Assuming that the operation code in the decades 36 calls for a table look-up instruction, the central control unit 26 decodes the contents of the decoder 36 and in rcsponse thereto is advanced from the S2 state at the completion of the fetch operation to the S5 state. During the S5 state, the contents of the decades 34 is transferred through the gate 48 to the address register 14. At the end of the S5 state, as applied to the gate 18, the first word in the table is read out from the memory 12 into the butler register 16 from the designated address. A comparison is now made between selected digits in the word in the buffer register 16 and the word in the D-register 46. To this end, each of the decades of the buffer register 16 is connected to a corresponding gate, such as indicated at 520 through 52g. It should be noted that there are ten decades in the register 16 corresponding to the ten digits of the word- These are number 0 through 9 going from the least significant to the most significant digit of the word. The gate 520 is connected to the t) decade and the gate 529 is connected to the 9 decade. The remaining gates connected to the other decades are not shown in the ligure in the interest of simplifying the drawing, but it will be understood that there is one gate for each decade in the buffer register 16. The outputs of all the gates are connected to a gate S6, the output of which is connected to one side of a comparison circuit 58, which may, for example, be of a type circuit described in US. Patent No. 2,885,655. The comparison circuit is arranged to compare two binary coded decimal digits and to provide one of two output signals; an output signal on the line 60 indicates that the two digits are equal and an output signal on the line 62 indicates that the two digits are unequal.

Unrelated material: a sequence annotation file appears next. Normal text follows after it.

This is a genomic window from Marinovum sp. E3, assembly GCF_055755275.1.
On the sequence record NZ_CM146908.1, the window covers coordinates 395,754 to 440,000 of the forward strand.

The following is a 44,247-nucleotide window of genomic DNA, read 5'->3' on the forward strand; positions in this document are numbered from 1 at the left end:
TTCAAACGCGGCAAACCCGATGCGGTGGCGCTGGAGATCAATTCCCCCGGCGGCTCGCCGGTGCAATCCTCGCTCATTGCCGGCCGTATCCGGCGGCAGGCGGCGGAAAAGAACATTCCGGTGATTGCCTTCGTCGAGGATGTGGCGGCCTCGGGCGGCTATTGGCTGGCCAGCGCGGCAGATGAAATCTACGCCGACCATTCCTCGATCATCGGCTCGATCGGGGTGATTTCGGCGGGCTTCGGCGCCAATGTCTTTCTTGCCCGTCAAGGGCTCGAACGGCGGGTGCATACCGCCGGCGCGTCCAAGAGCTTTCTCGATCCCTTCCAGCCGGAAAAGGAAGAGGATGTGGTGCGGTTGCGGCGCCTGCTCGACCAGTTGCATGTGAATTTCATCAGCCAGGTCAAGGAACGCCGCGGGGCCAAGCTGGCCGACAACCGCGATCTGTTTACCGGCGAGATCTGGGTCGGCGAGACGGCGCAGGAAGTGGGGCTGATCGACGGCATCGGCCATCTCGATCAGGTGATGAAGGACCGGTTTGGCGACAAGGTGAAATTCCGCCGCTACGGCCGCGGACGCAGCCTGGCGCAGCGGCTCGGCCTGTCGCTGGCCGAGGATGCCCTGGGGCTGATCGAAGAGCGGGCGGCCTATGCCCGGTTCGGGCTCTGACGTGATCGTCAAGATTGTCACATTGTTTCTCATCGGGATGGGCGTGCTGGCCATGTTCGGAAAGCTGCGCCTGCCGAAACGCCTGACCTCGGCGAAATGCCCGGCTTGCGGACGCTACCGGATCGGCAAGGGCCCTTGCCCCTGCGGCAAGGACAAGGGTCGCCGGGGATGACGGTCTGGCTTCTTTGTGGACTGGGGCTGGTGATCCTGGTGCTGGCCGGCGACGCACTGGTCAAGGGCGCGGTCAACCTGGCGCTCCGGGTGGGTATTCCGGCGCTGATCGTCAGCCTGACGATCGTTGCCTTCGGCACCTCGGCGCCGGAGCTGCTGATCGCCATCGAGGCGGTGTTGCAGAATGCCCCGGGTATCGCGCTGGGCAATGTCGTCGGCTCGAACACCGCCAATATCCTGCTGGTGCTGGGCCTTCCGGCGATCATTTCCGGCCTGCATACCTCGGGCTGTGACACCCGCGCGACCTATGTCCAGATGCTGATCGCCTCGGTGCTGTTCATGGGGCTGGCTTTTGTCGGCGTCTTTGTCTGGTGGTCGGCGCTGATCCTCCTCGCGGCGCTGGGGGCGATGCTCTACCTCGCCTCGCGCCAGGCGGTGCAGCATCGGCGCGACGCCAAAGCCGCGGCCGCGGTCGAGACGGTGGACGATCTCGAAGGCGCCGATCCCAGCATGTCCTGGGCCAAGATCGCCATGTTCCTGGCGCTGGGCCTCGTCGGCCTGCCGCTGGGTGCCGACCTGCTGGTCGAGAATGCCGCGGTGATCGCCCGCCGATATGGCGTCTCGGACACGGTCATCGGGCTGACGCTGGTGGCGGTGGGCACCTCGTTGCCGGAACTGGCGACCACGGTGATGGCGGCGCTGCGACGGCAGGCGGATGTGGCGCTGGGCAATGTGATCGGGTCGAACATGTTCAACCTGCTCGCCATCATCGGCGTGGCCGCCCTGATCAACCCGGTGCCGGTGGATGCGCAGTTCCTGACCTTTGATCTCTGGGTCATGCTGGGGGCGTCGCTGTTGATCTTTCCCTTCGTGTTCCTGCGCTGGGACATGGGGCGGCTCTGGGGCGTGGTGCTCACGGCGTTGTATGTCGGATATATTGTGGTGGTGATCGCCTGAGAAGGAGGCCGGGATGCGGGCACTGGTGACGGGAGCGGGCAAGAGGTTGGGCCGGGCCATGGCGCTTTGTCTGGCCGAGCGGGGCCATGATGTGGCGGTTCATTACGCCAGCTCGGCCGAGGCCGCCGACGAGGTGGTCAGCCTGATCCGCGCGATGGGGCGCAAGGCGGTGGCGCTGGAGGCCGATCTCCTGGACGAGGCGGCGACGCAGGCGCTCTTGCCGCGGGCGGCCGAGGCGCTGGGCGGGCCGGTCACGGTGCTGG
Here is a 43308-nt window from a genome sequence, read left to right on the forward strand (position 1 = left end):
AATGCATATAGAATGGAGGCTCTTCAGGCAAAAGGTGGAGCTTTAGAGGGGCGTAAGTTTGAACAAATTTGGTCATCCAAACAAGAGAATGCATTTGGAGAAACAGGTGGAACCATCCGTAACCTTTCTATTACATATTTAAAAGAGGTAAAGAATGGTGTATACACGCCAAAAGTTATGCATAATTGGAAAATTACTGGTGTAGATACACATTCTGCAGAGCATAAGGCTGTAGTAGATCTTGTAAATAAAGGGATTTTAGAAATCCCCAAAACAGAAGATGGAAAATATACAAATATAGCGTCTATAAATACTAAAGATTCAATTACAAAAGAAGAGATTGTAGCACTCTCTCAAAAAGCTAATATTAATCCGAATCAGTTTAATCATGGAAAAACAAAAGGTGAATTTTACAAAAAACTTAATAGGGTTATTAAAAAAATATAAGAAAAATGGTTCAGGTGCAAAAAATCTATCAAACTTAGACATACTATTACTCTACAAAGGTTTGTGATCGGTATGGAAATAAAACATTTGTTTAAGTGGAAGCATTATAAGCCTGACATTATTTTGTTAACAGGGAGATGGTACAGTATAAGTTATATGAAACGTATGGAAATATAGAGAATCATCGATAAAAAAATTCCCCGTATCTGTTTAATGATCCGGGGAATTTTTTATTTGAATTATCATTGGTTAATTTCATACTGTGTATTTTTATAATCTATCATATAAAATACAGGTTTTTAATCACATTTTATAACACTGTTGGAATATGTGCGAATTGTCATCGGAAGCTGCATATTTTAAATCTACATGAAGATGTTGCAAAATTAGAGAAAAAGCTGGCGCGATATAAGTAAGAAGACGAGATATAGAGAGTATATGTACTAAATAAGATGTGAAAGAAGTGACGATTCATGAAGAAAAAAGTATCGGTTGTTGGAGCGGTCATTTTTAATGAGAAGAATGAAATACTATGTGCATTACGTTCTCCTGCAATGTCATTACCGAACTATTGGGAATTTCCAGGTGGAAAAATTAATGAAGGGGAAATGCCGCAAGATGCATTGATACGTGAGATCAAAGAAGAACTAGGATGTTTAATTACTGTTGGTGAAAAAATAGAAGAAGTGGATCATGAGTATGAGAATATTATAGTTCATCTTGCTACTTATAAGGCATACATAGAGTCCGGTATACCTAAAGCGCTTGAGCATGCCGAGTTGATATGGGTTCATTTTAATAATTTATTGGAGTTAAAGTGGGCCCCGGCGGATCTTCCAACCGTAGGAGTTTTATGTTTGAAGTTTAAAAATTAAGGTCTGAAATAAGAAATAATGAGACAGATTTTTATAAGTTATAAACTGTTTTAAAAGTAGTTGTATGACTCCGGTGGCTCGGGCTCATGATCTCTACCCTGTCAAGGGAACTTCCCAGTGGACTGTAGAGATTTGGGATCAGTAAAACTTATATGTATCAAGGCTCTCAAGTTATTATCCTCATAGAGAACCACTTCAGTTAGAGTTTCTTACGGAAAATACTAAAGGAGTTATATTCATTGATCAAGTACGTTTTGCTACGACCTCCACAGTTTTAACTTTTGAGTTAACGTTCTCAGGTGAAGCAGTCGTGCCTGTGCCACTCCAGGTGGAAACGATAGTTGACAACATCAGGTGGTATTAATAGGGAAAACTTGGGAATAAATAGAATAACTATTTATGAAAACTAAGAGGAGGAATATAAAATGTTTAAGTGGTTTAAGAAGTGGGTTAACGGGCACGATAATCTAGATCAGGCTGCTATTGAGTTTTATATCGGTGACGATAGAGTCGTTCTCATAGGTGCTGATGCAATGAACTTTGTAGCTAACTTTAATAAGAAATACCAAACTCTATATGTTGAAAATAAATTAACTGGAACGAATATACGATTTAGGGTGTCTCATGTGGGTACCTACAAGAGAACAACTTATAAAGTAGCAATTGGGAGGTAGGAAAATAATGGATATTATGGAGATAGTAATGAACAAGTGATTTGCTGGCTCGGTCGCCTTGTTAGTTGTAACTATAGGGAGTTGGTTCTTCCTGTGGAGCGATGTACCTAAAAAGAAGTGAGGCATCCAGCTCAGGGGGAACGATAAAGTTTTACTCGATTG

Similarly, each of the decades of the D-register 46 is connected through a corresponding gate, two of which are indicated at 64,1 through 649. The output of these gates are connected to the input of a gate 68 to the other input of the comparison circuit 58.

As pointed out above, the decade 42 in the instruction register 32 contains a digit designating the highest order digit in the word being compared. It is assumed that the most significant digit decade is 9 and the least significant digit decade is 0 in the registers 16 and 46. Thus if the decade 42 contains a 9, a comparison is made starting with the highest order digit in the word stored in the buffer register and the D-register 46. The output of the decade 42 is connected to a decoder 70 which provides a high level on one of ten output lines depending upon the decimal value of the digits stored in the decade 42. The 0 output line from the decoder is connected to the gate 52 and the gate 64. The corresponding output lines from the decoder 70 are similarly connected to others of the two groups of gates. Thus depending upon the initial digit stored in the decade 42, a selected one of the digits in the buffer register 16 and the D-register 46 are gated respectively to the input of the gates 56 and 68.

When the central control unit 26 advances from the S5 state in which the first word in the table is read out of the memory 12 into the buffer register 16, it advances to the S6 state. The S6 state is applied to the gates 56 and 68 so that during the S6 state, a comparison is made between the selected digits in the word stored in the buffer register 16 and the word stored in the D-register 46. If it is assumed that these digits are not equal, a signal will be provided on the output line 62 from the comparison circuit 58. The output line 62 is coupled through a logical or gate 72. The gate 74 passes the next SP at the conclusion of the S6 state to advance the address in the decades 34 by one and to count down the value of the digits stored in the decades 38. It also resets the control unit 26 to the S5 state.